If you’re traveling overseas and are afraid the coronavirus will interfere with your plans, you can tailor the $65 Seven Corners policy, which provides benefits such as:

  • Trip cancellation and interruption coverage
  • Medical coverage for COVID-19
  • Medical Quarantine Cover
  • No medical deduction

If you’re traveling to Miami during hurricane season and planning to rent a car, you can make a plan from John Hancock for $106 that covers:

  • Trip cancellation and interruption
  • Hurricane and weather insurance that covers flight delays of up to 48 hours and reimburses you if you have to leave your home due to the weather.
  • CFAR insurance that gives you the option to simply change your mind if you don’t want to deal with the unknown and get 75% of your money back
  • Rental car insurance up to $50,000 in case inclement weather, such as flooding, damages the car.

If you’re going on a cruise, the $38 Tin Leg insurance policy can give you all of the suggested coverage for that activity, such as:

  • Hurricane and weather insurance
  • Medical coverage for COVID-19
  • Medical evacuation and repatriation up to $250,000
  • Trip delay (effective after six hours)
  • Loss of luggage and personal belongings up to $500

But more often than not, you’re probably tempted to buy insurance on the checkout page of an airline’s website. Here you will find insurance that offers things like trip cancellation insurance, baggage loss insurance, and health insurance. You will also get a healthy dose of alarmism and panic.

Below is a fictitious booking with United Airlines for price verification purposes only. For a flight to Venice for $1,039, you will be offered a $75.35 insurance policy.

Source:, screenshot by Sarah Hostetler.

You can get a very similar policy through Tin Leg for $52. However, you can find convenience just by checking the box, which costs an extra $23.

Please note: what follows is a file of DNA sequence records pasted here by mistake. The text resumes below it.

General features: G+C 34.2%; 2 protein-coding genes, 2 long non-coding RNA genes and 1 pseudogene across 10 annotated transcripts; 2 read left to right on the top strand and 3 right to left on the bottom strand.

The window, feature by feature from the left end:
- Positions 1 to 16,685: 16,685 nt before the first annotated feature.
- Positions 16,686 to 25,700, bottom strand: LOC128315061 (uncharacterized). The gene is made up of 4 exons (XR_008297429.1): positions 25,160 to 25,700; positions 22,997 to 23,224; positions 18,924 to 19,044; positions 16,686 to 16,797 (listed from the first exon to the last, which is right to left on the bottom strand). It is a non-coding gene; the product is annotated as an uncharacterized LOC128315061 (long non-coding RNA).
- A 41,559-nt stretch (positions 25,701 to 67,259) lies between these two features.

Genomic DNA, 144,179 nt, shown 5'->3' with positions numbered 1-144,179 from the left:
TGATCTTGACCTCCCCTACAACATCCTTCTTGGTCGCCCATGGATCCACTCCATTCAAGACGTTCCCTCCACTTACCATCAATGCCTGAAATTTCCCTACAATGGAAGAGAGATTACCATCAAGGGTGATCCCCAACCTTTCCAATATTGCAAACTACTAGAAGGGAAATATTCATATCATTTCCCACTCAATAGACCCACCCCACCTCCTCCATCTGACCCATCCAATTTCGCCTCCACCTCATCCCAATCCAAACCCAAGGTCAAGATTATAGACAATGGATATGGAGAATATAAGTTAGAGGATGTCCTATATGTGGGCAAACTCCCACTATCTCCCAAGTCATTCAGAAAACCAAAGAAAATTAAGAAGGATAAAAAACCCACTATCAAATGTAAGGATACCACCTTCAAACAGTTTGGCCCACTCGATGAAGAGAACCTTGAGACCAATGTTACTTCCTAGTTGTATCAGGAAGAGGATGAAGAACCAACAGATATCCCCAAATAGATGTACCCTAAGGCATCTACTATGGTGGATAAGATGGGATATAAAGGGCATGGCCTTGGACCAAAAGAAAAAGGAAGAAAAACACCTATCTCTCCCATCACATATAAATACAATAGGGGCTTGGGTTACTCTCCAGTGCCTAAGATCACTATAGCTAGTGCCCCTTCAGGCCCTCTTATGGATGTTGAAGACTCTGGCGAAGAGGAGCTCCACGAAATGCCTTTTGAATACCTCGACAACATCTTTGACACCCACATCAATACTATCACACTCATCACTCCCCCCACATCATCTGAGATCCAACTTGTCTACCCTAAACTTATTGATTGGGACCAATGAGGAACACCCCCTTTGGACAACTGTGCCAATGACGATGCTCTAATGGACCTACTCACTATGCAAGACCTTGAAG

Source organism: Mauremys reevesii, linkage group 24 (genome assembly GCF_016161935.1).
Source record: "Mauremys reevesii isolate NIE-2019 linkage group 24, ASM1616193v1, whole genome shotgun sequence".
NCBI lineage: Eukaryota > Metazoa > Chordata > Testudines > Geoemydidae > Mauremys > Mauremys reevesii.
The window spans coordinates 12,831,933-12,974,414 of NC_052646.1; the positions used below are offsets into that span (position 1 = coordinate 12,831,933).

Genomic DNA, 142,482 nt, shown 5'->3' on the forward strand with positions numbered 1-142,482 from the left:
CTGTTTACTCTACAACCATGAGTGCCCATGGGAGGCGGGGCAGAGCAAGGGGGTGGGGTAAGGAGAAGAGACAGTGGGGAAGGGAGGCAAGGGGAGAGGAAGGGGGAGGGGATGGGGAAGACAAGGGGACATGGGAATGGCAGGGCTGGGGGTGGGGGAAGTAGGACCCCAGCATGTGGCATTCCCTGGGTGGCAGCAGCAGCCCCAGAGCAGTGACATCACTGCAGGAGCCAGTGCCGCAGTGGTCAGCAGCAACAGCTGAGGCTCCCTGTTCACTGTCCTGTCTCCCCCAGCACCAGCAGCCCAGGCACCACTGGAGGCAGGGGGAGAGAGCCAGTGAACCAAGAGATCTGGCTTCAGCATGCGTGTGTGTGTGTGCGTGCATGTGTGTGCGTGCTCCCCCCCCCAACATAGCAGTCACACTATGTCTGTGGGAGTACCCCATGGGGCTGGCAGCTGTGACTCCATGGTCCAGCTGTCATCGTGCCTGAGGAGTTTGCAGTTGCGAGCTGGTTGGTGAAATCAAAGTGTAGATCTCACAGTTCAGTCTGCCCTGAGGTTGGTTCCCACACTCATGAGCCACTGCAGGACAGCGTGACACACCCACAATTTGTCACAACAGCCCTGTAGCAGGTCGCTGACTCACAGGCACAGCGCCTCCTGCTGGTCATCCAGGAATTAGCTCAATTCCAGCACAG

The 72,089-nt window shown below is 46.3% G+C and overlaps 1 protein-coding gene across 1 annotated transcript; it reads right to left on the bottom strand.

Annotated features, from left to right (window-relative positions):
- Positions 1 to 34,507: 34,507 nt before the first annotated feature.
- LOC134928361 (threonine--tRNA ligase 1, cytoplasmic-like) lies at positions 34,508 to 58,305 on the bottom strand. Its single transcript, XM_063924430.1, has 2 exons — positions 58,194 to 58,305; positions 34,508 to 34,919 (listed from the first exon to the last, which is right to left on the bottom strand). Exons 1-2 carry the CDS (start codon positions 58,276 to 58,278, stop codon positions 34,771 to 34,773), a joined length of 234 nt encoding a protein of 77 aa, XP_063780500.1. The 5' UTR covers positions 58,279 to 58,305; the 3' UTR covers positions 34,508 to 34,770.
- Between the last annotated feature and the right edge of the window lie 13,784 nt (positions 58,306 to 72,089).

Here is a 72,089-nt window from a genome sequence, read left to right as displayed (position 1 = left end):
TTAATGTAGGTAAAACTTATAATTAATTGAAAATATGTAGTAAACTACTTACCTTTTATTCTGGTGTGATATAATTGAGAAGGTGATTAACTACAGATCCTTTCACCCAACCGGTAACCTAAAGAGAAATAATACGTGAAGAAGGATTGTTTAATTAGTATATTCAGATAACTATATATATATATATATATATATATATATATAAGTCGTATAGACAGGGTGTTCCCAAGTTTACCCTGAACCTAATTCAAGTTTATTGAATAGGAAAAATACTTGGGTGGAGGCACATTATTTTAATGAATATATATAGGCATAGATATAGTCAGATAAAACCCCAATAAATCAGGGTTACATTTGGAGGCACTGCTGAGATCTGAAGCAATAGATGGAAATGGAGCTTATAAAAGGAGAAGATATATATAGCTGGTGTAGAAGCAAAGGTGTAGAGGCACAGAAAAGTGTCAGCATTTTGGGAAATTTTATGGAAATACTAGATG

It’s also extremely important to remember that, as I mentioned earlier, some travel credit cards come with built-in travel insurance. As long as you pay for your trip with one of these cards, you get automatic coverage.

What I am doing.

Read more: The best credit cards for travel

Credit cards with travel insurance

Travel credit cards offer different levels of insurance payouts. But if you want the best of the best, here are a few options you should consider.

Capital One Venture X Chase Sapphire Preferred® Card Chase Sapphire Reserve®
Annual fee $395 $95 $550
Trip cancellation and interruption insurance Up to $2,000 per person Up to $10,000 per person and $20,000 per ride Up to $10,000 per person and $20,000 per ride
Trip delay insurance Up to $500 Up to $500 Up to $500
Lost baggage reimbursement Up to $3,000 per person Up to $3,000 per person Up to $3,000 per person
Baggage delay insurance N/A $100 per day for up to five days $100 per day for up to five days
Travel accident insurance Up to 1,000,000 USD Up to $500,000 Up to 1,000,000 USD
emergency evacuation N/A N/A Up to $100,000
Primary rental car insurance Up to $75,000 Up to the actual cash value of the rental car Up to $75,000
Help on the road N/A Pay Per Use Up to $50 per event, maximum four events per year.
Travel and emergency assistance Yes Yes Yes
learn more Read our full review Read our full review Read our full review

Bottom line: is travel insurance worth it?

I would not like to discourage you from doing whatever is necessary to achieve peace of mind during your travels. However, in the vast majority of cases, buying travel insurance is not required if you have even a basic travel credit card.

For Best travel insurance available by credit card, consider something like Chase Sapphire Reserve® or a Capital One Venture X credit card. Annual fees are higher than usual, but if you would otherwise purchase things like rental car insurance and cancellation insurance trips, the annual fees are worth it.

Featured Image: Elnur/